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CVR Energy's Earnings Suggest Its Dividend Won't Last Much Longer

By Tyler Crowe – Oct 31, 2016 at 9:13AM

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With both of CVR Energy's subsidiaries not throwing off cash to the parent company, it won't be able to tap its cash pile to pay investors forever.

A quick look at CVR Energy's (CVI 0.46%) stock will show the company's paying an out-of-this-world dividend yield of 15%. If you look at its most recent earnings results -- or, more importantly, the results of its subsidiaries -- though, there are plenty of reasons to think that dividend won't be around much longer. Let's take a look at the company's most recent results and why its huge payout is on such shaky ground 

Image source: Getty Images.

By the numbers

Results Q3 2016 Q2 2016 Q3 2015
Revenue $1,240 $1,283 $1,408
Operating income $27.2 $90.7 $121.5
Net income $5.4 $28.4 $57.9
Earnings per share $0.06 $0.33 $0.67

Figures in millions, except per-share data. Data source: CVR Energy earnings release.

For CVR Energy's results this past quarter, it all pretty much comes down to the success of its refining subsidiary, CVR Refining (CVRR). In the third quarter, the refining aspect of CVR Energy's business generated 92% of operational profits -- and that's at a time CVR Refining hasn't been doing so hot. CVR Energy's nitrogen fertilizer business, operated by CVR Partners (UAN 0.14%), has struggled mightily with the extremely low prices for nitrogen-based fertilizer products as of late. It also doesn't help that the acquisition of Rentech Nitrogen Partners last year has brought on some extra layers of operational costs, which have impacted overall profitability.

The thing that is going to get very challenging for CVR Energy in the near future is to keep paying out its $0.50 quarterly dividend when its two subsidiaries aren't generating any cash to fund that dividend. Even though CVR Energy reports its earnings as though it consolidates the results of the two subsidiaries, CVR Energy generates cash by owning a stake of the two subsidiary partnerships and receiving cash distributions from them. Since both CVR Refining and CVR Partners have been forced to suspend their distributions lately, there is no cash coming in the door -- so CVR Energy is paying its dividend with cash on hand. That is something it can't do for long. Based on the outlook for the two subsidiaries, this business lull could last for a while.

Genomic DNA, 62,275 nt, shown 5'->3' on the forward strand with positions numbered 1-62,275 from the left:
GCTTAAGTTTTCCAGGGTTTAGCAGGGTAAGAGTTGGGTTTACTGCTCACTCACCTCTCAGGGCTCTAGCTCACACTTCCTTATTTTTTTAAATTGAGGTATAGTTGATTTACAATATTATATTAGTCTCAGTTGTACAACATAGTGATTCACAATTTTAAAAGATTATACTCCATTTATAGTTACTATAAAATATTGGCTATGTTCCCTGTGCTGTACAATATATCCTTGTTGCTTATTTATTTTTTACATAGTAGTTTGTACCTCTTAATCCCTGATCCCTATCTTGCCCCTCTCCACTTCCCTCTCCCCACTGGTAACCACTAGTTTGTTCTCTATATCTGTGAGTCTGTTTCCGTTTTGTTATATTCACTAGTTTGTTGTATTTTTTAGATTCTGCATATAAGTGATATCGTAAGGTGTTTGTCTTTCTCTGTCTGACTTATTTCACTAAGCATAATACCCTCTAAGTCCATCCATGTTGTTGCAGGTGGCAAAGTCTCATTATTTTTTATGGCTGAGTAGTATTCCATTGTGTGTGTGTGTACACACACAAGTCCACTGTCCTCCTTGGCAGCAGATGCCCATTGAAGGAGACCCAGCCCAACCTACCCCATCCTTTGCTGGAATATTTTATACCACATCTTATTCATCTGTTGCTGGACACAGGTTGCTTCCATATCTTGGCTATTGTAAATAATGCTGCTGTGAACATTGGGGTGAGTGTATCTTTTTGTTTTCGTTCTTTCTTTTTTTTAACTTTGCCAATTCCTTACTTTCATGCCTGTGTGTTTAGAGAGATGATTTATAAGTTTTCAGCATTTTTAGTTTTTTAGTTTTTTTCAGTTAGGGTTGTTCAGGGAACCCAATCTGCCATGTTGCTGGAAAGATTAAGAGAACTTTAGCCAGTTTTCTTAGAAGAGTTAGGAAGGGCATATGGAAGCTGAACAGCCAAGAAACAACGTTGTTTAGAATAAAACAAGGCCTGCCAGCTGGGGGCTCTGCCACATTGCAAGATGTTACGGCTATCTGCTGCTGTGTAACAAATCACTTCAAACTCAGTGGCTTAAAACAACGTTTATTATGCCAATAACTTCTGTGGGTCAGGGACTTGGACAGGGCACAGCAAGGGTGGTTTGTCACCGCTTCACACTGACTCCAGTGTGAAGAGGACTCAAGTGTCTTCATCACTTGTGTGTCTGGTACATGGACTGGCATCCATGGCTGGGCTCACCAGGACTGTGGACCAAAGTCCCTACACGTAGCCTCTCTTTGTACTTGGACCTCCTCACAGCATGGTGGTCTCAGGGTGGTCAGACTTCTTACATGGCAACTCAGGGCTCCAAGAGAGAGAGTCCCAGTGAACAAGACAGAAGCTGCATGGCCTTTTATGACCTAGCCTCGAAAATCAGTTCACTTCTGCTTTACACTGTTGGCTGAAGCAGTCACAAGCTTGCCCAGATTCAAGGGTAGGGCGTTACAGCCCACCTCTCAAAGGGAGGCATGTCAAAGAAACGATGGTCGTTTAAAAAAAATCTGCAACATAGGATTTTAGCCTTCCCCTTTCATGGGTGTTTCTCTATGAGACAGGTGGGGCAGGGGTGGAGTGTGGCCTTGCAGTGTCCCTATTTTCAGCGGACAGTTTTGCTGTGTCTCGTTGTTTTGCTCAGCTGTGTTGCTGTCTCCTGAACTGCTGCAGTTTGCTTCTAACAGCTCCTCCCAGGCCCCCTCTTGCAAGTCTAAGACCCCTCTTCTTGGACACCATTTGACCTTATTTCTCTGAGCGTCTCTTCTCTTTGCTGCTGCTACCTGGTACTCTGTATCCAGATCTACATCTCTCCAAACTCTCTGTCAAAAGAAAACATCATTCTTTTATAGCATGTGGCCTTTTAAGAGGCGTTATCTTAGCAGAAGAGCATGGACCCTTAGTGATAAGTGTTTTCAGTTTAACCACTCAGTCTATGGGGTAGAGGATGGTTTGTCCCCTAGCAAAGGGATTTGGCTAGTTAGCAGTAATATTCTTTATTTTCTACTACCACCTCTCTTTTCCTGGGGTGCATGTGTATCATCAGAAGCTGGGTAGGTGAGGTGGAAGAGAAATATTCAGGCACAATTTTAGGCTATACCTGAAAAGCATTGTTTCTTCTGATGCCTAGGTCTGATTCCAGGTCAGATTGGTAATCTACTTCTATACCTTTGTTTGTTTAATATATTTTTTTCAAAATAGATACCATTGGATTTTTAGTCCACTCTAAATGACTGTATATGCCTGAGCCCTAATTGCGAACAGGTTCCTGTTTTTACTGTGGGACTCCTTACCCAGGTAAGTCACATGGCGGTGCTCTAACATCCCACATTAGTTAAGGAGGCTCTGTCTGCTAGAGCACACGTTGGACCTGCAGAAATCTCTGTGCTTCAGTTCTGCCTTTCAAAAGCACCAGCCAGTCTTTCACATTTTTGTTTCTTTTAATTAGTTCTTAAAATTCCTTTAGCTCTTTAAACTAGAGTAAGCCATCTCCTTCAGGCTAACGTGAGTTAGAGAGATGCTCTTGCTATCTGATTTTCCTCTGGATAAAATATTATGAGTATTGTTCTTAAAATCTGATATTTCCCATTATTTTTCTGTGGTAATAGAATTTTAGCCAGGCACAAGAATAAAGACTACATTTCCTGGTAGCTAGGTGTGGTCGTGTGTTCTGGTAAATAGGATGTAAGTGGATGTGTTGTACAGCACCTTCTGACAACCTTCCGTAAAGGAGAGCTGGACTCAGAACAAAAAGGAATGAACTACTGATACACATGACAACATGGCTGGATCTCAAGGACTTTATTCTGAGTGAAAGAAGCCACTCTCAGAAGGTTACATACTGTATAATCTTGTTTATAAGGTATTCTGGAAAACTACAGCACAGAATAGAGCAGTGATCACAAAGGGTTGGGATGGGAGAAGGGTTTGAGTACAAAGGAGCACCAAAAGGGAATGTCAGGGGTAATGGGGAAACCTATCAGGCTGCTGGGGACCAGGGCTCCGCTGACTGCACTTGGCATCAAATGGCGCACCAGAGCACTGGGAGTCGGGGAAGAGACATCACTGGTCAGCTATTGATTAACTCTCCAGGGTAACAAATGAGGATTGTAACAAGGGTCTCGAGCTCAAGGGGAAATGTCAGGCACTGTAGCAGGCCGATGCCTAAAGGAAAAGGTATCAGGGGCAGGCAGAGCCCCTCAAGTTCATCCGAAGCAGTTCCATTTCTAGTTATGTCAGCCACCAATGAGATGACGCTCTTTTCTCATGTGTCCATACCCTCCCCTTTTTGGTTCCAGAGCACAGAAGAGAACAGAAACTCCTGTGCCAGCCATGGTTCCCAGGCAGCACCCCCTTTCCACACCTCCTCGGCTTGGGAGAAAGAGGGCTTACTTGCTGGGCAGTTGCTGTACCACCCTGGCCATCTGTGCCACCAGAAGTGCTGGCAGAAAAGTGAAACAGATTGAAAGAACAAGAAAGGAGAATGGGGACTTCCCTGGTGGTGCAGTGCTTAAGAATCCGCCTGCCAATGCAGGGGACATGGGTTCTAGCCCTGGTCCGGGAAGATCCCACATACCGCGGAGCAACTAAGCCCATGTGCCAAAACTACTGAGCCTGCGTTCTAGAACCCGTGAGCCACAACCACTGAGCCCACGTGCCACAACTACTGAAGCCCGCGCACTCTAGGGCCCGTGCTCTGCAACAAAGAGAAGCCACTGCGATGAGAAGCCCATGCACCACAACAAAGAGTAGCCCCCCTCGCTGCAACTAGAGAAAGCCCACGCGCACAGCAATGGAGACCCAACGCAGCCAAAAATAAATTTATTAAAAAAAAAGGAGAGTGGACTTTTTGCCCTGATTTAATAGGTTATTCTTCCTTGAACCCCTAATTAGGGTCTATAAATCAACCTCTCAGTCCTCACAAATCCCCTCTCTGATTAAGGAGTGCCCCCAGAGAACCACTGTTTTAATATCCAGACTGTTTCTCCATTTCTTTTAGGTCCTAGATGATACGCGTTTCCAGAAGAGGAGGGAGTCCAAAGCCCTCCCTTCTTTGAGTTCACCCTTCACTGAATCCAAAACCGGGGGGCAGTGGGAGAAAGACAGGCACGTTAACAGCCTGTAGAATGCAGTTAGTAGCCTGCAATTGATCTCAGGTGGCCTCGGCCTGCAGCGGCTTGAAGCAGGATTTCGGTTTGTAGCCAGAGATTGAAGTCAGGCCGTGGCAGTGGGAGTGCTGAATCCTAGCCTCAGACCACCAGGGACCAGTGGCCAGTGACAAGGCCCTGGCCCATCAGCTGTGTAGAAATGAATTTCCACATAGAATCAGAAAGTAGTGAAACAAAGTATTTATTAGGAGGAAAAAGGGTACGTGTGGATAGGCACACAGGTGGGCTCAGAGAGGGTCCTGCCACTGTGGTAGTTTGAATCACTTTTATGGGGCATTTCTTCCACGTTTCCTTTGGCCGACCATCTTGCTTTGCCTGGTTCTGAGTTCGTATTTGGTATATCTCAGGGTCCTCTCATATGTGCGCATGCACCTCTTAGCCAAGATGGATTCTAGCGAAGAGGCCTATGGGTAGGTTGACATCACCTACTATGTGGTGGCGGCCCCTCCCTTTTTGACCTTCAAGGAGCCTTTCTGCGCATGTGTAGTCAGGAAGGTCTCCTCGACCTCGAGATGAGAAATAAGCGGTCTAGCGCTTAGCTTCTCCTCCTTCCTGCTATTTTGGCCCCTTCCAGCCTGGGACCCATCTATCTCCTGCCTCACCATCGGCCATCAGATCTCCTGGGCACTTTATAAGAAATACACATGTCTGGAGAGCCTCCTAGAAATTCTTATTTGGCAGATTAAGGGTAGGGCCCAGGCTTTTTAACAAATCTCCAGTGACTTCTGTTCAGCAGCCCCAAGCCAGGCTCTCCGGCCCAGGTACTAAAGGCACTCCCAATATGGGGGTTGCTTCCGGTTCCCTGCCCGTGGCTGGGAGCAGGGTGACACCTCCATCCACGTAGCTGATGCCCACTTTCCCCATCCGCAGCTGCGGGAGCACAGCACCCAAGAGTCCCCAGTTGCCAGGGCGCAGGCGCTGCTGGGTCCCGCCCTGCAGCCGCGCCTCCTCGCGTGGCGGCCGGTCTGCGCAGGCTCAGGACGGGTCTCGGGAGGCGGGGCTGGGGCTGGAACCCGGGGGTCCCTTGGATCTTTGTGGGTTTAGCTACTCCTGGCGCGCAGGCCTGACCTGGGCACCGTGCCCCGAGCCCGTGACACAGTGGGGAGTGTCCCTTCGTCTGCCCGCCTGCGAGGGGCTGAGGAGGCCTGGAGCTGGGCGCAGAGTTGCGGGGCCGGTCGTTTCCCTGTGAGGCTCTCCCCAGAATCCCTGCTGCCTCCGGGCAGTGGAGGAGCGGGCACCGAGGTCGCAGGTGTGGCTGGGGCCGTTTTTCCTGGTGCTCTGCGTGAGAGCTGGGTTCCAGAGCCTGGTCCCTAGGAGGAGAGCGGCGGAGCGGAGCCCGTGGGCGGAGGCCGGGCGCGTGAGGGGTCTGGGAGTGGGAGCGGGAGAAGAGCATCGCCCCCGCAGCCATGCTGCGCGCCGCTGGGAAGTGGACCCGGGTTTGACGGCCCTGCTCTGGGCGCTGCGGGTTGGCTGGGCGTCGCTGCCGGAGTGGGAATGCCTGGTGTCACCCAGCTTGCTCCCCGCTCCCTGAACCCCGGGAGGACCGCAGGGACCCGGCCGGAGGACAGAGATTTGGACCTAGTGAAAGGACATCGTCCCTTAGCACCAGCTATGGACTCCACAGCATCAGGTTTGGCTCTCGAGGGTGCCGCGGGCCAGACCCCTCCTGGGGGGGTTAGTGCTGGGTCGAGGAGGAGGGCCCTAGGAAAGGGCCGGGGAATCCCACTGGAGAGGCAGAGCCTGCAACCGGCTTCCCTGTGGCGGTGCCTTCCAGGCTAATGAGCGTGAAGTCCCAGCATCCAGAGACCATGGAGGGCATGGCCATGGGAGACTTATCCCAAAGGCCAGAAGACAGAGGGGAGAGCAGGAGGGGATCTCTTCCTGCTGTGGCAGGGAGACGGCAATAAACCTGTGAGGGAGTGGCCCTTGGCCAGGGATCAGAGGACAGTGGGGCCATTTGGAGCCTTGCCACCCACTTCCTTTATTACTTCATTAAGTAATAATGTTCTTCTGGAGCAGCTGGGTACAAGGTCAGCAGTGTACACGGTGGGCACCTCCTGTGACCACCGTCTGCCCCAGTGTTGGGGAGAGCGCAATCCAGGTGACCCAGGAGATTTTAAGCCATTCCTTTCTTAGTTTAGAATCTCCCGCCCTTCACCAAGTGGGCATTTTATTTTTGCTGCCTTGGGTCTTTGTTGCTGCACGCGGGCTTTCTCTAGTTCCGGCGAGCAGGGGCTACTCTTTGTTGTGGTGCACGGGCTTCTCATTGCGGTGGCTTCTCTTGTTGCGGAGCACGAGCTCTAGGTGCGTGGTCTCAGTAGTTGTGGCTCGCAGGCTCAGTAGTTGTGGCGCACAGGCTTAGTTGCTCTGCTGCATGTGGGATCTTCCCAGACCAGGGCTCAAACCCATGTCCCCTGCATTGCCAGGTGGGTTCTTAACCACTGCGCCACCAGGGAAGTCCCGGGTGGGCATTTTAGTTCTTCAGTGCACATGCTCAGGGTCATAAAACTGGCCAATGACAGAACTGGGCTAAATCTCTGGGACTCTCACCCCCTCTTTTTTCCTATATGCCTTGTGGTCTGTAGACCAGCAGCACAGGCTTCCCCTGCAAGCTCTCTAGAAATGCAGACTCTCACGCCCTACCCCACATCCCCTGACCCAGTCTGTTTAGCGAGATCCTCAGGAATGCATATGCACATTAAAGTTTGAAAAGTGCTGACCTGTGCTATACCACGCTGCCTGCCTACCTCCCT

Looking forward

With the cost of complying with the U.S. EPA's Renewable Fuels Standard drastically impacting operational results for the refining industry, management hasn't given any indication that results for the refining industry will improve much. On the nitrogen fertilizer side of the business, though, there are indications that things will start to get a little better. According to CEO Jack Lipinski, there are signs of life for its two major products:

While nitrogen fertilizer pricing environment was challenging during the third quarter, CVR Partners was slightly free-cash-flow positive. In the past few weeks, we've seen global price increases for fourth-quarter and first-quarter delivery of urea. This should bode well for UAN [a urea and ammonium nitrate solution] and ammonia, as pricing of these three nitrogen products typically trend in a similar direction. 

Right now, margins for these two products are razor thin. The good news is that the manufacturing of nitrogen-based fertilizers is a business with very high fixed costs but low variable costs. So any improvement in price from here should have a significant impact on the bottom line for CVR Partners. Whether that bump will be enough for management to reinstate its distribution is anyone's guess. 

What a Fool believes

There were a lot of rumors flying around this past quarter that CVR Energy was interested in making a big splash acquisition in the refining industry. With no debt on the books and a decent chunk of cash, CVR Energy probably has the firepower to make such a deal. Also, the refining industry in general is selling for a decent discount right now. That being said, the proposed acquisition wouldn't really help alleviate the issues of Renewable Fuel Standard compliance today, and taking on debt to fuel such an acquisition could cut into the already modest profits.

Based on the outlook for both CVR Refining and CVR Partners, it doesn't look like CVR Energy's prospects are going to improve much over the next few quarters. It will likely have to rely on its cash hoard to keep paying its investors. That may not be able to last much longer, though.

Tyler Crowe has no position in any stocks mentioned. You can follow him at or on Twitter @TylerCroweFool.

The Motley Fool has no position in any of the stocks mentioned. We Fools may not all hold the same opinions, but we all believe that considering a diverse range of insights makes us better investors. The Motley Fool has a disclosure policy.

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